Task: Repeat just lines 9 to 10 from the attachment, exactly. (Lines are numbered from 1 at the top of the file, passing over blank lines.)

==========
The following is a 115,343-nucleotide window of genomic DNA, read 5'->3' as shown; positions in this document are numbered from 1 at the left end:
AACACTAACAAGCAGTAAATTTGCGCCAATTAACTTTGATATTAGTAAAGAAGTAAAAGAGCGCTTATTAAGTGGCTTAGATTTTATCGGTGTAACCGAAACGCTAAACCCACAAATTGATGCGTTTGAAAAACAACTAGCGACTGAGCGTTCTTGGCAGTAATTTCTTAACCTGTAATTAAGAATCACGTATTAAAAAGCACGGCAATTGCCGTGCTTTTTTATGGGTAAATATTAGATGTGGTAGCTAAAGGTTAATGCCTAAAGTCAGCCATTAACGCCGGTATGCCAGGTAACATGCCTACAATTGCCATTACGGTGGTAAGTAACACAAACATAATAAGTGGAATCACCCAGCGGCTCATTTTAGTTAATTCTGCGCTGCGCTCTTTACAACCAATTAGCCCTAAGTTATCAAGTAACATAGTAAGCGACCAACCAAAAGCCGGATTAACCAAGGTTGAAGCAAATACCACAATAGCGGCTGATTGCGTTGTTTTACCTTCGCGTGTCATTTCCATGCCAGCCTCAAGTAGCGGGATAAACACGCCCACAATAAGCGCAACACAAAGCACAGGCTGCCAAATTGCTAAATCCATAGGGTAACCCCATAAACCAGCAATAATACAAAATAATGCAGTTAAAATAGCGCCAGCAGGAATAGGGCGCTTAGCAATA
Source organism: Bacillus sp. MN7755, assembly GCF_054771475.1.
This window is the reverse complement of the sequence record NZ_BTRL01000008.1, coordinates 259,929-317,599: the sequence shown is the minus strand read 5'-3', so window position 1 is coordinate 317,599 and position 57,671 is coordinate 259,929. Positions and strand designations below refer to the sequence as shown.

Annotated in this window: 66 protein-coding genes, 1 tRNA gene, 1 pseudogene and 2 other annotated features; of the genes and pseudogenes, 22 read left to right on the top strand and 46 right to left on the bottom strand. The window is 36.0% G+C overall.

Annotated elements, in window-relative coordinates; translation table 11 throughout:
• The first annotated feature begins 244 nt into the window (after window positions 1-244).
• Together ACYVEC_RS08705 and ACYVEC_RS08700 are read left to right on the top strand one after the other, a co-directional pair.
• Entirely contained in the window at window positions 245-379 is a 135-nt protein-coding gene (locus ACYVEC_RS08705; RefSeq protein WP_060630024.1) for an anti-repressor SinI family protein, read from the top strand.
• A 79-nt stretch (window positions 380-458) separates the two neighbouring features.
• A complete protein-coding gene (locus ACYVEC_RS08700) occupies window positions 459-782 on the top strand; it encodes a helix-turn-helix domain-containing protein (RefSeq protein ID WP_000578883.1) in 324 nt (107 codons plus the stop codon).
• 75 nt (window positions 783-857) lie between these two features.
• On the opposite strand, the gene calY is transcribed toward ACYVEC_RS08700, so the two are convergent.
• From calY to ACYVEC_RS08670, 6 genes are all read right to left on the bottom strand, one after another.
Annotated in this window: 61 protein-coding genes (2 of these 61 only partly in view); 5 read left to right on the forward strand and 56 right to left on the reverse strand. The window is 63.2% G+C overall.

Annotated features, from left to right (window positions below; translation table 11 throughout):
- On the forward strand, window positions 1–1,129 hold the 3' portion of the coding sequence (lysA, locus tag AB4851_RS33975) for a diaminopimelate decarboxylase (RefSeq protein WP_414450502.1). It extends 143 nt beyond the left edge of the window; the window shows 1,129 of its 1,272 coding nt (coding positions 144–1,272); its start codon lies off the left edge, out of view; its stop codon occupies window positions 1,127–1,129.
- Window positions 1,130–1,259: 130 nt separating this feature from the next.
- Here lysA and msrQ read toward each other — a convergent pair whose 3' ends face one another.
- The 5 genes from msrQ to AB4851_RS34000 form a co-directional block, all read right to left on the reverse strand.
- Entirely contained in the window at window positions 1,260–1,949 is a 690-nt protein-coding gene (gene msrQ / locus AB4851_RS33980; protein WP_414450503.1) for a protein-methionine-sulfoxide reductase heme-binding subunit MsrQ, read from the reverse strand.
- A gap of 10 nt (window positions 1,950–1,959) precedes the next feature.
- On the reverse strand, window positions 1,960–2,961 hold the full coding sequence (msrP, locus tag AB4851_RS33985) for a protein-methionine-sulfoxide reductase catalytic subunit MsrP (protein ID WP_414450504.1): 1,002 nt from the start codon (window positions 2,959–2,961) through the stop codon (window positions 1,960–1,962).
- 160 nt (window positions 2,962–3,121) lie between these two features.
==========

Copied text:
• Entirely contained in the window at window positions 245-379 is a 135-nt protein-coding gene (locus ACYVEC_RS08705; RefSeq protein WP_060630024.1) for an anti-repressor SinI family protein, read from the top strand.
• A 79-nt stretch (window positions 380-458) separates the two neighbouring features.